Diary of the Dead: Dead air



Even if Diary of the Dead were a complete success, it would suffer from some of the most unfortunate timing imaginable. Pioneering zombie director George Romero presents the film through the lens of a single cameraman compelled to record the apocalyptic events – and Diary opens Feb. 15, only a few weeks after Cloverfield presented the same kind of gimmick with terrifying, breathtaking and stylistically sophisticated results.

Unfortunately, Diary doesn’t master the Blair Witch shtick with nearly the same flair as Cloverfield, despite some skin-crawling moments, such as an early scene of bodies rising from gurneys at a TV news shoot. The film all but collapses under the weight of its Serious Themes about the news media, the Internet and the contemporary American class struggle. I’ll be writing about Diary more next week, but want to say here that it resembles nothing so much as the zombie movie equivalent of Brian De Palma’s Iraq war drama Redacted, and that’s no compliment.

Coincidentally, De Palma and Romero were both born in 1940, and both films suggest that the directors discovered online phenomena like blogs and video file-sharing, without fully "digesting" them or figuring out how they speak to events with such real-world gravity as the Iraq war or the metaphorical possibilities of a zombie holocaust. You admire the technical brio and ambition of both films, yet both send thudding messages that crash down on the audience’s head. Diary features seemingly endless voice-over speeches that are so explicit and heavy-handed, it’s as if Romero thinks we’re zombies already.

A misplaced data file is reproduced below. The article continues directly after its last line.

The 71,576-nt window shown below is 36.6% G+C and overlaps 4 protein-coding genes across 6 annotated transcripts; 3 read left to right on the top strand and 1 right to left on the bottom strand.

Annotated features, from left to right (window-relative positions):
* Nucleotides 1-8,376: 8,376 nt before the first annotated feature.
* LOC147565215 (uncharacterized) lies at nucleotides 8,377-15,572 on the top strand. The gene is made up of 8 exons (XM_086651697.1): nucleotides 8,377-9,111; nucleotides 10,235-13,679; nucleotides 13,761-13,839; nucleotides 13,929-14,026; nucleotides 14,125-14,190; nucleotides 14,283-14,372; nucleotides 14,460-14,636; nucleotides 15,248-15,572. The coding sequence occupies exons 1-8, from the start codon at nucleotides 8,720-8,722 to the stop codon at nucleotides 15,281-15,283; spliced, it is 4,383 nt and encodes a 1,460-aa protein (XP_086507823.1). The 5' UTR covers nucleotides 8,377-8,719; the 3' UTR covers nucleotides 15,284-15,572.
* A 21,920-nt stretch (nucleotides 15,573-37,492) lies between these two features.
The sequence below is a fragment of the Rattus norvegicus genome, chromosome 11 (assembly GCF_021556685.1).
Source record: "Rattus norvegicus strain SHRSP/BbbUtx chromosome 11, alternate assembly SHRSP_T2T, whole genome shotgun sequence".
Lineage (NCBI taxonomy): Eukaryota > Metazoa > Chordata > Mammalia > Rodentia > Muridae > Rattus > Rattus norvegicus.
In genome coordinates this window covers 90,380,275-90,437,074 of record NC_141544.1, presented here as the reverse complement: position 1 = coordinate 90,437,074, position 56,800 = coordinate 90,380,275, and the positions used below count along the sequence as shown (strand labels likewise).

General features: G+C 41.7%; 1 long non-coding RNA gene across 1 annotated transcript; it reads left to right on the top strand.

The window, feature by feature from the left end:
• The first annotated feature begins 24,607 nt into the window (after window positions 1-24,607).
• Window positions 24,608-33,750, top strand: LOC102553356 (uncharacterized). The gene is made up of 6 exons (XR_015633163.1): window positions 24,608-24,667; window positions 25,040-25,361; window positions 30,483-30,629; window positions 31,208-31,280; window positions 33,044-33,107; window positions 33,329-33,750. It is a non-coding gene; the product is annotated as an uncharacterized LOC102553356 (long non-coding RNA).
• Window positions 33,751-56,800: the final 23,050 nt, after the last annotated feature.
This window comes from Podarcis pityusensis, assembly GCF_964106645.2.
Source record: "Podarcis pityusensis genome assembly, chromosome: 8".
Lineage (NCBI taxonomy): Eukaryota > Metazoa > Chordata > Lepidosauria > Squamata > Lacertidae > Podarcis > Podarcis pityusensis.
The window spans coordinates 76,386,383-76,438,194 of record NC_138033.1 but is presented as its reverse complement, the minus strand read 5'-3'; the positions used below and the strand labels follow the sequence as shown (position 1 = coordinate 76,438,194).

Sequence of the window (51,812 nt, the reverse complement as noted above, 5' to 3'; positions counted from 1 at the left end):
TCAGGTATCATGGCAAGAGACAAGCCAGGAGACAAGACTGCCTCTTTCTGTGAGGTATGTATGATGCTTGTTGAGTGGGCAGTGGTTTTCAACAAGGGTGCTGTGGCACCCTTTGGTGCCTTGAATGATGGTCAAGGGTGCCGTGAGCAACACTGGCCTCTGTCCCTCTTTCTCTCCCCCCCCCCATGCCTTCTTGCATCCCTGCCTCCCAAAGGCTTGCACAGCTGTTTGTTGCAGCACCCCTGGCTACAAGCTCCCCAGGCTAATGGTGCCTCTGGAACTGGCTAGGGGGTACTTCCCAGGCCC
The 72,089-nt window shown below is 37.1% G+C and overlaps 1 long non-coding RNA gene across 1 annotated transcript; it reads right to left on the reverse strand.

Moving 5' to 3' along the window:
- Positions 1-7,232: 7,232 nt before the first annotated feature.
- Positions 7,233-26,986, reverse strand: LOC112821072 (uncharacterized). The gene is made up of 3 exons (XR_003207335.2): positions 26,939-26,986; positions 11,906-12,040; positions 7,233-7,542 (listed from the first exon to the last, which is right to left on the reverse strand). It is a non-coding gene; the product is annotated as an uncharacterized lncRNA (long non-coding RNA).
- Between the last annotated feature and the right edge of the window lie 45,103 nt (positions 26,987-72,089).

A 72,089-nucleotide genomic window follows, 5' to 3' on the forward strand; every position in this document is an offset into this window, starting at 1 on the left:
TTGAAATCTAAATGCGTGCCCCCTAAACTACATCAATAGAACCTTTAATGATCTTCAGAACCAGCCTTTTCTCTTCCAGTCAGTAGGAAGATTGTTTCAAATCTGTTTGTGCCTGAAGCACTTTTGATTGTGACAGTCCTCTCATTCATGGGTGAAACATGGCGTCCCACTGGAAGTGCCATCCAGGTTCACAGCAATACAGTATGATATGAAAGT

On a lighter note, the first-person camera perspective has already told a scary, unnerving tale in the Dead franchise. Zack Snyder’s 2004 remake of Romero’s Dawn of the Dead features a closing credit sequence in which characters discover a video camera. At first it comes across as light-hearted home movies (the Jim Carroll Band’s “People Who Died” plays puckishly in the background) – and then it starts taking some disturbing turns. I caution that the clip is Not Safe for Work, obviously reveals the ending of the film and doesn’t work nearly as well out of context and on the tiny screen. It still scares me more than Diary of the Dead.

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